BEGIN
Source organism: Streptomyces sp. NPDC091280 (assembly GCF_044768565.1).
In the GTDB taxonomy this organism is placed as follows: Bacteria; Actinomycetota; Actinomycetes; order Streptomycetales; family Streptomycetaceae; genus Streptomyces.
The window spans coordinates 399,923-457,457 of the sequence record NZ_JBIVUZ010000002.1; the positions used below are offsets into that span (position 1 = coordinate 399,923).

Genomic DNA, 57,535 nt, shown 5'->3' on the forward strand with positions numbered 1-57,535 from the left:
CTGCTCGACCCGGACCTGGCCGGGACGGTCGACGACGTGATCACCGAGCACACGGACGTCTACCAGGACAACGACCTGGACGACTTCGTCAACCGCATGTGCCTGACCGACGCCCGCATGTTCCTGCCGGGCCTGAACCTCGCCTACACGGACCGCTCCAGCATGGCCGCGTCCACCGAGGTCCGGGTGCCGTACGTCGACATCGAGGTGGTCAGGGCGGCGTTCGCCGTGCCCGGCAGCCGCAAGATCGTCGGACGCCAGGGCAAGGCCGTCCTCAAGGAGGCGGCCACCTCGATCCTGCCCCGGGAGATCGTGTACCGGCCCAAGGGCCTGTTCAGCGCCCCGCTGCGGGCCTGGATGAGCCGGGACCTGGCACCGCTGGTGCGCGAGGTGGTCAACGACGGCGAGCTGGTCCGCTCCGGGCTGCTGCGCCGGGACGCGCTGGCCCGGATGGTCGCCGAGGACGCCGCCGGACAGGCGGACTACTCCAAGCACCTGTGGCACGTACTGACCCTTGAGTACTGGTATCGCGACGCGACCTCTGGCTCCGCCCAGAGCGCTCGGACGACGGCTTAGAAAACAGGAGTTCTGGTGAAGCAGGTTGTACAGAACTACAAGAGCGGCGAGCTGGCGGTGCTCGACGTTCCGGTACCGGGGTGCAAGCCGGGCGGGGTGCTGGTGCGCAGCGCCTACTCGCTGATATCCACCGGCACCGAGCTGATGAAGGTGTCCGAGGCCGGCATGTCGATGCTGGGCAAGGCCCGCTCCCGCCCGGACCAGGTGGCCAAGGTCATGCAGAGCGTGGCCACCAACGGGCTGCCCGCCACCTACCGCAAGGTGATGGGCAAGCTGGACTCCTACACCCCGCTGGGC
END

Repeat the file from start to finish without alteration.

Source organism: Streptomyces sp. NPDC091280 (assembly GCF_044768565.1).
In the GTDB taxonomy this organism is placed as follows: Bacteria; Actinomycetota; Actinomycetes; order Streptomycetales; family Streptomycetaceae; genus Streptomyces.
The window spans coordinates 399,923-457,457 of the sequence record NZ_JBIVUZ010000002.1; the positions used below are offsets into that span (position 1 = coordinate 399,923).

Genomic DNA, 57,535 nt, shown 5'->3' on the forward strand with positions numbered 1-57,535 from the left:
CTGCTCGACCCGGACCTGGCCGGGACGGTCGACGACGTGATCACCGAGCACACGGACGTCTACCAGGACAACGACCTGGACGACTTCGTCAACCGCATGTGCCTGACCGACGCCCGCATGTTCCTGCCGGGCCTGAACCTCGCCTACACGGACCGCTCCAGCATGGCCGCGTCCACCGAGGTCCGGGTGCCGTACGTCGACATCGAGGTGGTCAGGGCGGCGTTCGCCGTGCCCGGCAGCCGCAAGATCGTCGGACGCCAGGGCAAGGCCGTCCTCAAGGAGGCGGCCACCTCGATCCTGCCCCGGGAGATCGTGTACCGGCCCAAGGGCCTGTTCAGCGCCCCGCTGCGGGCCTGGATGAGCCGGGACCTGGCACCGCTGGTGCGCGAGGTGGTCAACGACGGCGAGCTGGTCCGCTCCGGGCTGCTGCGCCGGGACGCGCTGGCCCGGATGGTCGCCGAGGACGCCGCCGGACAGGCGGACTACTCCAAGCACCTGTGGCACGTACTGACCCTTGAGTACTGGTATCGCGACGCGACCTCTGGCTCCGCCCAGAGCGCTCGGACGACGGCTTAGAAAACAGGAGTTCTGGTGAAGCAGGTTGTACAGAACTACAAGAGCGGCGAGCTGGCGGTGCTCGACGTTCCGGTACCGGGGTGCAAGCCGGGCGGGGTGCTGGTGCGCAGCGCCTACTCGCTGATATCCACCGGCACCGAGCTGATGAAGGTGTCCGAGGCCGGCATGTCGATGCTGGGCAAGGCCCGCTCCCGCCCGGACCAGGTGGCCAAGGTCATGCAGAGCGTGGCCACCAACGGGCTGCCCGCCACCTACCGCAAGGTGATGGGCAAGCTGGACTCCTACACCCCGCTGGGC